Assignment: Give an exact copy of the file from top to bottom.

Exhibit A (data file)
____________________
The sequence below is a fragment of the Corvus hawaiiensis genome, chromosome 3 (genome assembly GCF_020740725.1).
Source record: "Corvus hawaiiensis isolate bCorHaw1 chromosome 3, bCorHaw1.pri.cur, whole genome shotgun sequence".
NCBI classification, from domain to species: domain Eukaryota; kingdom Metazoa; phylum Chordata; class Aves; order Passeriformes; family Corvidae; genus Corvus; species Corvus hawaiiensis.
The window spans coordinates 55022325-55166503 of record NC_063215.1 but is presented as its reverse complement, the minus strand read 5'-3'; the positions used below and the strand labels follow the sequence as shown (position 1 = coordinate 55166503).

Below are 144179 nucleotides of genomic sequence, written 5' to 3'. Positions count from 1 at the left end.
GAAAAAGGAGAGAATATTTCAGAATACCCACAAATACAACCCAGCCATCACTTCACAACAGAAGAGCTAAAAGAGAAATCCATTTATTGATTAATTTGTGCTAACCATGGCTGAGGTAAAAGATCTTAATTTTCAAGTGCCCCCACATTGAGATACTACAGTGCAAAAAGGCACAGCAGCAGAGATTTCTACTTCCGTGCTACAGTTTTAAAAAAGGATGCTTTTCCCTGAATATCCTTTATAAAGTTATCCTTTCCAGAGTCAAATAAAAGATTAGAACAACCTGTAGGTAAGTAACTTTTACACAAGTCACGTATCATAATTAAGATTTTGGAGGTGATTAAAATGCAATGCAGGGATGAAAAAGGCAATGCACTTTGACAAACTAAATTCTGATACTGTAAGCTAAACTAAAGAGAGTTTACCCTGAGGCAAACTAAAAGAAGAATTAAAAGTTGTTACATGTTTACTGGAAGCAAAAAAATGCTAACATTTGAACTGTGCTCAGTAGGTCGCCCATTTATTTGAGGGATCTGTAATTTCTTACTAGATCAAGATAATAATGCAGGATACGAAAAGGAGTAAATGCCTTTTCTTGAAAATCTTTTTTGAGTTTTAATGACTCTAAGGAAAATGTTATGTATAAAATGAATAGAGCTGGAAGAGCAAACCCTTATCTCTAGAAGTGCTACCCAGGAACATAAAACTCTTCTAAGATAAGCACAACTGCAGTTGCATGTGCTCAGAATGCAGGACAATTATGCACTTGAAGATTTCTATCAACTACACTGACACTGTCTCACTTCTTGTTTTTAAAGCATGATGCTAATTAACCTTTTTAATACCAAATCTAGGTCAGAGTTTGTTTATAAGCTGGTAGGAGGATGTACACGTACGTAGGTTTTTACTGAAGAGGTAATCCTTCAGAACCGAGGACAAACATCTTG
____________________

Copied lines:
The sequence below is a fragment of the Corvus hawaiiensis genome, chromosome 3 (genome assembly GCF_020740725.1).
Source record: "Corvus hawaiiensis isolate bCorHaw1 chromosome 3, bCorHaw1.pri.cur, whole genome shotgun sequence".
NCBI classification, from domain to species: domain Eukaryota; kingdom Metazoa; phylum Chordata; class Aves; order Passeriformes; family Corvidae; genus Corvus; species Corvus hawaiiensis.
The window spans coordinates 55022325-55166503 of record NC_063215.1 but is presented as its reverse complement, the minus strand read 5'-3'; the positions used below and the strand labels follow the sequence as shown (position 1 = coordinate 55166503).

Below are 144179 nucleotides of genomic sequence, written 5' to 3'. Positions count from 1 at the left end.
GAAAAAGGAGAGAATATTTCAGAATACCCACAAATACAACCCAGCCATCACTTCACAACAGAAGAGCTAAAAGAGAAATCCATTTATTGATTAATTTGTGCTAACCATGGCTGAGGTAAAAGATCTTAATTTTCAAGTGCCCCCACATTGAGATACTACAGTGCAAAAAGGCACAGCAGCAGAGATTTCTACTTCCGTGCTACAGTTTTAAAAAAGGATGCTTTTCCCTGAATATCCTTTATAAAGTTATCCTTTCCAGAGTCAAATAAAAGATTAGAACAACCTGTAGGTAAGTAACTTTTACACAAGTCACGTATCATAATTAAGATTTTGGAGGTGATTAAAATGCAATGCAGGGATGAAAAAGGCAATGCACTTTGACAAACTAAATTCTGATACTGTAAGCTAAACTAAAGAGAGTTTACCCTGAGGCAAACTAAAAGAAGAATTAAAAGTTGTTACATGTTTACTGGAAGCAAAAAAATGCTAACATTTGAACTGTGCTCAGTAGGTCGCCCATTTATTTGAGGGATCTGTAATTTCTTACTAGATCAAGATAATAATGCAGGATACGAAAAGGAGTAAATGCCTTTTCTTGAAAATCTTTTTTGAGTTTTAATGACTCTAAGGAAAATGTTATGTATAAAATGAATAGAGCTGGAAGAGCAAACCCTTATCTCTAGAAGTGCTACCCAGGAACATAAAACTCTTCTAAGATAAGCACAACTGCAGTTGCATGTGCTCAGAATGCAGGACAATTATGCACTTGAAGATTTCTATCAACTACACTGACACTGTCTCACTTCTTGTTTTTAAAGCATGATGCTAATTAACCTTTTTAATACCAAATCTAGGTCAGAGTTTGTTTATAAGCTGGTAGGAGGATGTACACGTACGTAGGTTTTTACTGAAGAGGTAATCCTTCAGAACCGAGGACAAACATCTTG